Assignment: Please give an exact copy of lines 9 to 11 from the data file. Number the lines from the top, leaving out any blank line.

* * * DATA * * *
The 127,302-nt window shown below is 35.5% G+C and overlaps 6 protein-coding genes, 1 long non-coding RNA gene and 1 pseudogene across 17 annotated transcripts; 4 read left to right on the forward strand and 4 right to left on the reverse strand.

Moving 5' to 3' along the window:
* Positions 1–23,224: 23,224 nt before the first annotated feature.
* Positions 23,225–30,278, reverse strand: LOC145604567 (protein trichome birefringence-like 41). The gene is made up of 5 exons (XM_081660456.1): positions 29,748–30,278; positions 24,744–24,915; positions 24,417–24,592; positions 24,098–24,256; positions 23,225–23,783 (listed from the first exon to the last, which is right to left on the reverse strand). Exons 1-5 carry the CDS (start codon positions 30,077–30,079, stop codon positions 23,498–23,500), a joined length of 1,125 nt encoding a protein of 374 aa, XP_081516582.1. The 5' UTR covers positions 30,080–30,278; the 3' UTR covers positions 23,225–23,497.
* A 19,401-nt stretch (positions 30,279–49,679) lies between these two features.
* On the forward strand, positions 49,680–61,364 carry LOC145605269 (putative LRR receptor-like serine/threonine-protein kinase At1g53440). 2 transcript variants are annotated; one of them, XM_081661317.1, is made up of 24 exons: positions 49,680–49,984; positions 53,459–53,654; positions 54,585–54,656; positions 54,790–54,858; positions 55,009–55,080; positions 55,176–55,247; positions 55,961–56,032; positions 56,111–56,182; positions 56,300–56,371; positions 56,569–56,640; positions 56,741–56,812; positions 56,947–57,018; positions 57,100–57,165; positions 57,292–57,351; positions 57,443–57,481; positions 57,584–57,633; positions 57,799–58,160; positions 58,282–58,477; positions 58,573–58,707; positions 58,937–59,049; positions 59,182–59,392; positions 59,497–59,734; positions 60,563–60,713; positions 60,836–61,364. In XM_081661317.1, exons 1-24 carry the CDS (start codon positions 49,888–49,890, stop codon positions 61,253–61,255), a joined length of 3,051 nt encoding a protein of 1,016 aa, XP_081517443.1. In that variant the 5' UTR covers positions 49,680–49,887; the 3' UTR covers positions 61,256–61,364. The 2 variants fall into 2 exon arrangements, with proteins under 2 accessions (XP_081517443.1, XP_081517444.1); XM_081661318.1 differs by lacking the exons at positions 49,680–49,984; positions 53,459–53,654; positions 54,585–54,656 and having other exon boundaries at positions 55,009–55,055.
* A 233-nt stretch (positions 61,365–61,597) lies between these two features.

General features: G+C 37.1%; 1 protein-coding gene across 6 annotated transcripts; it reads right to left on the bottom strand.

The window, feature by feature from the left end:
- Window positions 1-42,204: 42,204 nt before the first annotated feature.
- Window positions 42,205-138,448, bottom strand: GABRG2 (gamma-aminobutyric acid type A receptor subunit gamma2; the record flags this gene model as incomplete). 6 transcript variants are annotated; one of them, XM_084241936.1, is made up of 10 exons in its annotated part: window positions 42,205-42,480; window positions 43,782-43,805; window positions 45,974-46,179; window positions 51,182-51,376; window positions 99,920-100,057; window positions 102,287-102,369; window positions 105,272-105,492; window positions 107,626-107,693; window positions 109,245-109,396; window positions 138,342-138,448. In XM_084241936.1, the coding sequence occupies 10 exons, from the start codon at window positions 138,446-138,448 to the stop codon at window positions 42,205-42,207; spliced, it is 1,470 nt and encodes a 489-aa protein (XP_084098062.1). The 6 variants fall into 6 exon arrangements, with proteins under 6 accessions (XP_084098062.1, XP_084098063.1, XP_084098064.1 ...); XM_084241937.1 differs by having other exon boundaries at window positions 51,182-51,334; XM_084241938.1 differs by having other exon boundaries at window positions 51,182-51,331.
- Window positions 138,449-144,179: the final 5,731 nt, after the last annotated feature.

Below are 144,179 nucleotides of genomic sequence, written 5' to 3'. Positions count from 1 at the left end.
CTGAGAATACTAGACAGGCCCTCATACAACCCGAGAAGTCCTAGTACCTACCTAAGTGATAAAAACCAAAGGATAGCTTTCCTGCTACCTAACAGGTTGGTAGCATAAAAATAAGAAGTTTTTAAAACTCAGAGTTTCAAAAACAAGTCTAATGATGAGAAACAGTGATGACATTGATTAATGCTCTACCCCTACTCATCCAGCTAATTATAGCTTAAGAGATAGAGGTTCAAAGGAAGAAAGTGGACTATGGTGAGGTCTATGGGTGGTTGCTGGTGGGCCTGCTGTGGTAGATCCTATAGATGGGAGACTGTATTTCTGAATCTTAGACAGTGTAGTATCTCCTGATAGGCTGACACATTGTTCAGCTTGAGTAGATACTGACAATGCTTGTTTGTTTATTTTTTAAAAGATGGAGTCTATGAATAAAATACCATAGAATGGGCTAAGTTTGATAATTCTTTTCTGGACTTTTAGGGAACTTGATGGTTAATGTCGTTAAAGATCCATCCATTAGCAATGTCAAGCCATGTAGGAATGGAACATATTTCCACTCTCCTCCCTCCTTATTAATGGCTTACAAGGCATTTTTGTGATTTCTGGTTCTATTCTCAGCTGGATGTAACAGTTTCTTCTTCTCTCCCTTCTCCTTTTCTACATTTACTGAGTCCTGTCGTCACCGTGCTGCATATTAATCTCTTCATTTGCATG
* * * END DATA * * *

The window, feature by feature from the left end:
- Window positions 1-42,204: 42,204 nt before the first annotated feature.
- Window positions 42,205-138,448, bottom strand: GABRG2 (gamma-aminobutyric acid type A receptor subunit gamma2; the record flags this gene model as incomplete). 6 transcript variants are annotated; one of them, XM_084241936.1, is made up of 10 exons in its annotated part: window positions 42,205-42,480; window positions 43,782-43,805; window positions 45,974-46,179; window positions 51,182-51,376; window positions 99,920-100,057; window positions 102,287-102,369; window positions 105,272-105,492; window positions 107,626-107,693; window positions 109,245-109,396; window positions 138,342-138,448. In XM_084241936.1, the coding sequence occupies 10 exons, from the start codon at window positions 138,446-138,448 to the stop codon at window positions 42,205-42,207; spliced, it is 1,470 nt and encodes a 489-aa protein (XP_084098062.1). The 6 variants fall into 6 exon arrangements, with proteins under 6 accessions (XP_084098062.1, XP_084098063.1, XP_084098064.1 ...); XM_084241937.1 differs by having other exon boundaries at window positions 51,182-51,334; XM_084241938.1 differs by having other exon boundaries at window positions 51,182-51,331.